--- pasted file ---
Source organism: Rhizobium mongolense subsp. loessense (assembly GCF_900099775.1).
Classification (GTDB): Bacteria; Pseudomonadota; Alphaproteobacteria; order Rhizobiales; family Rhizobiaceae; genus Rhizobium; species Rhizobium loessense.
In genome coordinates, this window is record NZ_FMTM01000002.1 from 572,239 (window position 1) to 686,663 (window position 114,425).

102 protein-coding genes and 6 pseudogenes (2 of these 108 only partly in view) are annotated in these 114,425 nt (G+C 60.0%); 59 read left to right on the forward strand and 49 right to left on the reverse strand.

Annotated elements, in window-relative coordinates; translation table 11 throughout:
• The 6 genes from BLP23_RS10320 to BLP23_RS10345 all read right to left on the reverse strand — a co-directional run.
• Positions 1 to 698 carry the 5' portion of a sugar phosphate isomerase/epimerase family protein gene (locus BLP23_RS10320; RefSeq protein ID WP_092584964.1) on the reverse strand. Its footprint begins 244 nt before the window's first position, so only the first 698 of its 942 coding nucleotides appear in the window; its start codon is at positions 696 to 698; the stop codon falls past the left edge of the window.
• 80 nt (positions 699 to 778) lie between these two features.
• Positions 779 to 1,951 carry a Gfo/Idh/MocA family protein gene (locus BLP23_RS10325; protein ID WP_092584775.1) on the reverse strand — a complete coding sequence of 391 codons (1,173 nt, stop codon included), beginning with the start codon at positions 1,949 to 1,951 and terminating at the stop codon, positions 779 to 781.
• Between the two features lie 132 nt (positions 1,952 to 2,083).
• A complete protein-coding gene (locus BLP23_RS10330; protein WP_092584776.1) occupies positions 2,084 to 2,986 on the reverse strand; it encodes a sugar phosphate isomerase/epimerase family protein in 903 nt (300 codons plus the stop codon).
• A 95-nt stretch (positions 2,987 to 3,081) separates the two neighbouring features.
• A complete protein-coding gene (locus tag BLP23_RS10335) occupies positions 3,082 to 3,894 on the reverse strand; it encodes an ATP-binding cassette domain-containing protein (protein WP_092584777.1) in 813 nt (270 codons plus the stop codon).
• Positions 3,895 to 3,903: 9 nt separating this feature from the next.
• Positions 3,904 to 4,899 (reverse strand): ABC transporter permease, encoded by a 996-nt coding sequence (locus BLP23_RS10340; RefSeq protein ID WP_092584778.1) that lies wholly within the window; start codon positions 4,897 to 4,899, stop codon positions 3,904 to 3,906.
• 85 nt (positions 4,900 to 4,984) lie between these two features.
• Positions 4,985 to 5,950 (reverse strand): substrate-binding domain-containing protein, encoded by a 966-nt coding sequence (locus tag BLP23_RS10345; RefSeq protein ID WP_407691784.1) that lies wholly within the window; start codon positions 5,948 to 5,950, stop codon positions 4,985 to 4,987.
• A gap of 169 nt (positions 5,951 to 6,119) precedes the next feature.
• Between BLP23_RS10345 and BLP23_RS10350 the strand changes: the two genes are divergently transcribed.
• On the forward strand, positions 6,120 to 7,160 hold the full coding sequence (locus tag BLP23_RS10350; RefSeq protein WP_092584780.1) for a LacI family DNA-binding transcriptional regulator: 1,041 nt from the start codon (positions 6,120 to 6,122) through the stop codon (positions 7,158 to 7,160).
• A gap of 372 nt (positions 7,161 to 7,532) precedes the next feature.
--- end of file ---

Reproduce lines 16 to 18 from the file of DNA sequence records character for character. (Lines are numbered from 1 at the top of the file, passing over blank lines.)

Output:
• 85 nt (positions 4,900 to 4,984) lie between these two features.
• Positions 4,985 to 5,950 (reverse strand): substrate-binding domain-containing protein, encoded by a 966-nt coding sequence (locus tag BLP23_RS10345; RefSeq protein ID WP_407691784.1) that lies wholly within the window; start codon positions 5,948 to 5,950, stop codon positions 4,985 to 4,987.
• A gap of 169 nt (positions 5,951 to 6,119) precedes the next feature.